Happy National Gardening Day!
Celebrated on April 14, National Gardening Day is a day to celebrate the beauty and intrigue of gardening. Whether you bear a green thumb or have never touched a garden shovel before, this national holiday is a perfect way to kick off the spring season.
Before you warm up your green fingers and get to planting, there is an aspect to gardening that many people overdo that can have a negative impact on local waterways and lakes. Excessive use of fertilizer in your lawn and garden will not only be of detriment to your dream backyard, but it may also affect your next fishing trip to the river or visit to a local reservoir. People often apply too much fertilizer in an attempt to save their plants or lawn, which leads to improper residential lawn management and environmental damage.
When the rains are heavy or you are too generous with your hose while watering your lawn, the water runs off into local storm drains, streams, rivers and lakes and carries pollutants with it. The runoff water can bring fertilizers, chemicals, and pet waste—all of which can be harmful to water quality and wildlife.
When fertilizer ends up in the water, it causes an exponential increase of nutrients in the waterways. Nitrogen and phosphorus are found in water naturally, but when the fertilizer’s nutrients are added, it can lead to excessive growth of aquatic vegetation and algae. When this happens, the algae will die off, using up oxygen as they decay and potentially causing algae blooms and fish kills.
What can you do to make sure you apply just enough fertilizer to help your lawn and garden but not damage your local waterways? Fortunately, it just takes some research and some extra thought to ensure that you are practicing proper lawn fertilization. The first step to properly applying fertilizer is to follow the manufacturer’s instructions on how much fertilizer to apply.
As most gardeners know, plants require light, moisture and nutrients to stay alive. While Mother Nature and occasional watering can help with light and moisture, some plants require extra nutrients. However, if plants are struggling to stay alive and not growing well, fertilizing them will only be helpful if a lack of nutrients is the cause of their problem.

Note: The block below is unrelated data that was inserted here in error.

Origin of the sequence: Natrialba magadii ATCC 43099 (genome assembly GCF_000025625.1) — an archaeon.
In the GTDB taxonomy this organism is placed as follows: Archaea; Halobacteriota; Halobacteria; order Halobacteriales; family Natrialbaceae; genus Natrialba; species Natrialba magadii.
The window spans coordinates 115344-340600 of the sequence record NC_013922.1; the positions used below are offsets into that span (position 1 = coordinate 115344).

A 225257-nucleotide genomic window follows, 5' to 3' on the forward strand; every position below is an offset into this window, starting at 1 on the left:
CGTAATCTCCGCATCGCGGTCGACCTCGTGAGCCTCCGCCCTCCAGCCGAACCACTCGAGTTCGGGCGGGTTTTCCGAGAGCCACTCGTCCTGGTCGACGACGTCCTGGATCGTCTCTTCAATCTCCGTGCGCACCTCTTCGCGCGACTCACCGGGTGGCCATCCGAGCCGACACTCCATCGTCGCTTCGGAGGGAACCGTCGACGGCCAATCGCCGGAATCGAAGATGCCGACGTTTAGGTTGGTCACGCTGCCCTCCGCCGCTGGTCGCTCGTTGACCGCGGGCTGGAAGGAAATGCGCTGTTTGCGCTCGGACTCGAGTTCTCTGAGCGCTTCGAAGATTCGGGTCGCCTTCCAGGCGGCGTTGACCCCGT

“Plants grown in poorly drained soils, in excessive shade, or in competition with tree roots will not respond to fertilizer,” Joseph Masabni said in a Texas A&M AgriLife Extension online article.
Before you begin to fertilize and plant your spring garden, consider which garden beds may need fertilizer and which areas may not. Native plants typically require less water and fertilizer, as they are already adapted to the area’s conditions. Testing your soil can also help you determine which areas will need the extra nutrients
When selecting a fertilizer to use, consider an organic fertilizer instead of a man-made, inorganic fertilizer. Inorganic products usually have a higher nutrient content, so opt for an organic, no-phosphate or slow-release fertilizers as much as possible.
If you live close to surface water, avoid using fertilizers near the water as the chance of fertilizer runoff is significantly higher. However, placing vegetation around shorelines, slopes, and driveways can reduce runoff as they absorb and filter pollutants.
Do not apply fertilizers or pesticides before or during a rain event—wait until it stops and a clear forecast is on the radar. For tips on how to properly apply fertilizer in garden beds, click here.
Before purchasing a lawn fertilizer, try testing your soil, as you may not even need it.
According to Texas A&M AgriLife Extension, the two factors to consider for fertilizing your lawn are…
• The fertilizer application rate
• Weather conditions
The application of lawn fertilizer is based on plant requirements, available soil nutrients, and your lawn size. While most fertilizer manufacturer instructions will provide fertilizer application instructions, the Texas AgriLife Extension service can analyze your soil samples and provide recommended fertilizer application rates for a small fee.
Like garden fertilizers, do not fertilize your lawn before a rain event. While you need to water your lawn after applying fertilizer thoroughly, remember to check the weather forecast before the fertilizer application and watering session. If the rain comes right after you fertilize, the nutrients will not have time to sink into the soil and will run off your property.
When you do need to water your lawn after fertilizer application, apply only 0.5 inch of water. If this watering process causes runoff, Texas A&M AgriLife Extension Service recommends turning off the irrigation system, allowing the water to soak into the lawn’s soil and then you can finish the watering process.
If you want to save some money and keep grass clippings out of the waterways, consider keeping your lawn clippings on your lawn after you mow. This will utilize the clipping’s nutrients and reduce the need for fertilizers.
For more lawn fertilization tips, click here.